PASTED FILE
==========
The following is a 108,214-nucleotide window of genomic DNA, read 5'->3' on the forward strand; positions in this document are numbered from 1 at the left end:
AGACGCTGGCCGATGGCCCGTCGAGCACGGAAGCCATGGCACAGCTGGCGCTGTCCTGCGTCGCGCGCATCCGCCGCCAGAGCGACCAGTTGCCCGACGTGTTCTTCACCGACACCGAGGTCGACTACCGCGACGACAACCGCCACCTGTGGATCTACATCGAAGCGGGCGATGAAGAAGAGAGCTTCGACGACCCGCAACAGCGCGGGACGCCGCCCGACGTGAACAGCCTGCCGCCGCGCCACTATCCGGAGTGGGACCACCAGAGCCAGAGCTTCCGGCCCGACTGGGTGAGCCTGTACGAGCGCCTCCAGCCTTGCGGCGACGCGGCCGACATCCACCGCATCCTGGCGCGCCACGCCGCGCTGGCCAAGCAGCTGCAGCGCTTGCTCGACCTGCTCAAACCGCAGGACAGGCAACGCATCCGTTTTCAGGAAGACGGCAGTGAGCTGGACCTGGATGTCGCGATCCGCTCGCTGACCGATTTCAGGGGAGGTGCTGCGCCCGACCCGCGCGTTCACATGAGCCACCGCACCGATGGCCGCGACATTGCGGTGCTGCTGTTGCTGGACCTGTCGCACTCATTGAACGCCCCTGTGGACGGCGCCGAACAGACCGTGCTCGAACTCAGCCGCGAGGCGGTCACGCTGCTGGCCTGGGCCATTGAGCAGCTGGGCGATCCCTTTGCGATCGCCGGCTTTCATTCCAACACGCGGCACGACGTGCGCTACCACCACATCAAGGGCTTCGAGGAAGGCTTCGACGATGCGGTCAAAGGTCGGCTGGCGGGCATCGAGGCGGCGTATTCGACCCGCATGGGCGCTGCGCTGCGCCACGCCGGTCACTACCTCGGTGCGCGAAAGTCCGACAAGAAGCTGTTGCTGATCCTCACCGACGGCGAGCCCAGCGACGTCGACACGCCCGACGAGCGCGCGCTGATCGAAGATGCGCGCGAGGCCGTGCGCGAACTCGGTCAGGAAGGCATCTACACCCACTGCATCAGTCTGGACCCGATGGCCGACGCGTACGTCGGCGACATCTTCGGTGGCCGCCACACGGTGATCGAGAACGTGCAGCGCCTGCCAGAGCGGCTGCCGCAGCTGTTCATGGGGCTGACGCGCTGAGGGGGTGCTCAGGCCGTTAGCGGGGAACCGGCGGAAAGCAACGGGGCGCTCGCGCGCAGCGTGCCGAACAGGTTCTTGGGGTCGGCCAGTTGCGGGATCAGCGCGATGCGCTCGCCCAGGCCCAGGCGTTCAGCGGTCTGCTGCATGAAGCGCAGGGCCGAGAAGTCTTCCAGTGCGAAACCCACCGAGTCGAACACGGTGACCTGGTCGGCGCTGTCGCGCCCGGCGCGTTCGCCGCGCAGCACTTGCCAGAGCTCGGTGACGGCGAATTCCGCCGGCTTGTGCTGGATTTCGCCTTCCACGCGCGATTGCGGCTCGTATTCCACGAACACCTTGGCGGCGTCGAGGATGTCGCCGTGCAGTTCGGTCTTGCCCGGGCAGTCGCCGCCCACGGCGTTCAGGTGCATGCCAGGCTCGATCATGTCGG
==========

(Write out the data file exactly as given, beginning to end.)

The following is a 108,214-nucleotide window of genomic DNA, read 5'->3' on the forward strand; positions in this document are numbered from 1 at the left end:
AGACGCTGGCCGATGGCCCGTCGAGCACGGAAGCCATGGCACAGCTGGCGCTGTCCTGCGTCGCGCGCATCCGCCGCCAGAGCGACCAGTTGCCCGACGTGTTCTTCACCGACACCGAGGTCGACTACCGCGACGACAACCGCCACCTGTGGATCTACATCGAAGCGGGCGATGAAGAAGAGAGCTTCGACGACCCGCAACAGCGCGGGACGCCGCCCGACGTGAACAGCCTGCCGCCGCGCCACTATCCGGAGTGGGACCACCAGAGCCAGAGCTTCCGGCCCGACTGGGTGAGCCTGTACGAGCGCCTCCAGCCTTGCGGCGACGCGGCCGACATCCACCGCATCCTGGCGCGCCACGCCGCGCTGGCCAAGCAGCTGCAGCGCTTGCTCGACCTGCTCAAACCGCAGGACAGGCAACGCATCCGTTTTCAGGAAGACGGCAGTGAGCTGGACCTGGATGTCGCGATCCGCTCGCTGACCGATTTCAGGGGAGGTGCTGCGCCCGACCCGCGCGTTCACATGAGCCACCGCACCGATGGCCGCGACATTGCGGTGCTGCTGTTGCTGGACCTGTCGCACTCATTGAACGCCCCTGTGGACGGCGCCGAACAGACCGTGCTCGAACTCAGCCGCGAGGCGGTCACGCTGCTGGCCTGGGCCATTGAGCAGCTGGGCGATCCCTTTGCGATCGCCGGCTTTCATTCCAACACGCGGCACGACGTGCGCTACCACCACATCAAGGGCTTCGAGGAAGGCTTCGACGATGCGGTCAAAGGTCGGCTGGCGGGCATCGAGGCGGCGTATTCGACCCGCATGGGCGCTGCGCTGCGCCACGCCGGTCACTACCTCGGTGCGCGAAAGTCCGACAAGAAGCTGTTGCTGATCCTCACCGACGGCGAGCCCAGCGACGTCGACACGCCCGACGAGCGCGCGCTGATCGAAGATGCGCGCGAGGCCGTGCGCGAACTCGGTCAGGAAGGCATCTACACCCACTGCATCAGTCTGGACCCGATGGCCGACGCGTACGTCGGCGACATCTTCGGTGGCCGCCACACGGTGATCGAGAACGTGCAGCGCCTGCCAGAGCGGCTGCCGCAGCTGTTCATGGGGCTGACGCGCTGAGGGGGTGCTCAGGCCGTTAGCGGGGAACCGGCGGAAAGCAACGGGGCGCTCGCGCGCAGCGTGCCGAACAGGTTCTTGGGGTCGGCCAGTTGCGGGATCAGCGCGATGCGCTCGCCCAGGCCCAGGCGTTCAGCGGTCTGCTGCATGAAGCGCAGGGCCGAGAAGTCTTCCAGTGCGAAACCCACCGAGTCGAACACGGTGACCTGGTCGGCGCTGTCGCGCCCGGCGCGTTCGCCGCGCAGCACTTGCCAGAGCTCGGTGACGGCGAATTCCGCCGGCTTGTGCTGGATTTCGCCTTCCACGCGCGATTGCGGCTCGTATTCCACGAACACCTTGGCGGCGTCGAGGATGTCGCCGTGCAGTTCGGTCTTGCCCGGGCAGTCGCCGCCCACGGCGTTCAGGTGCATGCCAGGCTCGATCATGTCGG